Dr. Michael Ripchinski, chief clinical officer for Penn Medicine Lancaster General Health, speaks about Covid-19 during a media briefing at the Lancaster County Public Safety Training Center on Tuesday, Nov. 24, 2020. (Photo: Tim Stuhldreher)
Dr. Michael Ripchinski, chief clinical officer for Penn Medicine Lancaster General Health, speaks about Covid-19 during a media briefing at the Lancaster County Public Safety Training Center on Tuesday, Nov. 24, 2020. (Photo: Tim Stuhldreher)

Penn Medicine Lancaster General Health expects to see exponential growth in Covid-19 cases in the next couple of weeks, and is preparing accordingly.

Already, because of the burden of coronavirus care, the health system has had a reduction in the number of elective surgeries it is performing, Dr. Michael Ripchinski told the Lancaster County commissioners at a work session Tuesday morning.

As of Tuesday, Lancaster General Hospital had 97 Covid-19 inpatients, up from 59 two weeks earlier and 31 two weeks before that.

Ripchinski, who is LG Health's chief clinical officer, said he's worried at the prospect that LG Health might have to suspend elective surgery entirely. The state required health systems to do so this spring, and there were adverse health impacts, he said.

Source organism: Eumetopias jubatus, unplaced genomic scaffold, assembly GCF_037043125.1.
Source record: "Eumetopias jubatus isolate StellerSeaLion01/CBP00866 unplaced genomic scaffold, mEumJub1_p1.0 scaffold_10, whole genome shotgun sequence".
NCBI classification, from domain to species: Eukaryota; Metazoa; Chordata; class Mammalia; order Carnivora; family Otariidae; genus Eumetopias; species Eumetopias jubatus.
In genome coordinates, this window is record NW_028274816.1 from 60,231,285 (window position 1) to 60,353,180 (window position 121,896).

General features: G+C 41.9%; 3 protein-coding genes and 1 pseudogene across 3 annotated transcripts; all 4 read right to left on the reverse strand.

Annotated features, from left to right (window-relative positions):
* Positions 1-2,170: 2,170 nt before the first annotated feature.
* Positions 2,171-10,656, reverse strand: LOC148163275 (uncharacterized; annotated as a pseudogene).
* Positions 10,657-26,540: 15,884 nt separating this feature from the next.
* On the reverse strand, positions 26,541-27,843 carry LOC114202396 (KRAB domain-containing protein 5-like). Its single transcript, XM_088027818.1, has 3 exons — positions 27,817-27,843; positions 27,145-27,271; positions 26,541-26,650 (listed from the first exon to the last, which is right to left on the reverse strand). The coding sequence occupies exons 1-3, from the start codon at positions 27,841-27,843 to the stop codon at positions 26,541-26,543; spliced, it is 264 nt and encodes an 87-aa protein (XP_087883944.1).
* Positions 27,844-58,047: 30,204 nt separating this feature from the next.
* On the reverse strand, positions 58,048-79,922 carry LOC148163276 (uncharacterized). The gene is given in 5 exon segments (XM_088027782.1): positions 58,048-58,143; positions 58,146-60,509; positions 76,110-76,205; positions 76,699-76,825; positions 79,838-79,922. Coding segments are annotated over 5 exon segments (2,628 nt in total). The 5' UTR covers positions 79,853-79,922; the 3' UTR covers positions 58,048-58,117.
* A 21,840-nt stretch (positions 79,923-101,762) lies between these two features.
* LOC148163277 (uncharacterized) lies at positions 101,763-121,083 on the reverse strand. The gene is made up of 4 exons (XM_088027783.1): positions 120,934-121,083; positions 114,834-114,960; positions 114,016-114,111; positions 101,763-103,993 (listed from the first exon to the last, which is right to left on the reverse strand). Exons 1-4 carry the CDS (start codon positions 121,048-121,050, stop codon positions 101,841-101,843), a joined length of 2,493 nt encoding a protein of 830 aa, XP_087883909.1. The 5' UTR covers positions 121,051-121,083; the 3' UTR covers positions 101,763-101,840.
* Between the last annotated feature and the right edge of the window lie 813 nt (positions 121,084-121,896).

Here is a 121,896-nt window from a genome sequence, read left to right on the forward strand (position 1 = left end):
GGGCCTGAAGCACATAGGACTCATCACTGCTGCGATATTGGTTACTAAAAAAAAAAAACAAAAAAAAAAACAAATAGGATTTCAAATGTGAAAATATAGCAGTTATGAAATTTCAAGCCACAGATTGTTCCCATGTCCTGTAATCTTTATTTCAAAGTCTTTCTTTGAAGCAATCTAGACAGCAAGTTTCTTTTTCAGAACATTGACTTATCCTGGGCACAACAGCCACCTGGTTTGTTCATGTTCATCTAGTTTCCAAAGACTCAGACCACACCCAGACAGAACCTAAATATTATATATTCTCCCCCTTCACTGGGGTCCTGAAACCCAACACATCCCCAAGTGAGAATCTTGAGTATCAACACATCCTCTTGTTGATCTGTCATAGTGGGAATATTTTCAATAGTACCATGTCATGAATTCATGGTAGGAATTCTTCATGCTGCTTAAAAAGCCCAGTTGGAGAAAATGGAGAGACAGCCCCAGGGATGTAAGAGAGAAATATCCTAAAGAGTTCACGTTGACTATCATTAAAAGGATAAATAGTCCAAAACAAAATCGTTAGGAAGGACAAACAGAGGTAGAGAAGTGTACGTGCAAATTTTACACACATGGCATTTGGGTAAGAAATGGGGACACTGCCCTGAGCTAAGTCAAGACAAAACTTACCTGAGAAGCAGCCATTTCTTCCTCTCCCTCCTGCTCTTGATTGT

This time around, the state is giving health systems leeway to adjust their elective surgery schedules as they see fit, based on their local circumstances.

Maintaining staffing during the pandemic has been challenging, Ripchinski said. Work-related Covid-19 cases among LG Health employees have been few and far between, he said, he said, but individuals are liable to community exposure, and may need to isolate or quarantine as a result.

Personnel have been incentivized to work extra shifts, but that's not sustainable long-term, he said.

LG Health will have access to outside assistance if it needs it. LG Health, the Department of Health, county governments and peer health systems have all been discussing how to pool resources on a regional basis in order to handle high Covid-19 case loads.

State officials have warned for weeks of the danger of uncontrolled coronavirus spread and the possibility of a post-Thanksgiving surge.

Projections show Pennsylvania will run out of ICU beds in December, if current trends continue, Health Secretary Dr. Rachel Levine said earlier this month.

Ripchinski said he's most concerned by Lancaster County's 12.7% test positivity rate. That's higher than its peer counties and Pennsylvania as a whole, and is indicative of rapid community spread.

Chester County's test positivity, in contrast, is a much better 7.8%. Ripchinski said he's in contact with the chief medical officer at Penn Medicine Chester County Hospital to look at ways of controlling the outbreak here and bringing Lancaster County's rates down.

By the numbers: Covid-19 in Lancaster County

  • New cases (Dec. 1): 310
  • Total cases: 17,012
  • Inpatients:
    • LGH: 97
    • WellSpan Ephrata: 30
    • TOTAL: 127
Tim Stuhldreher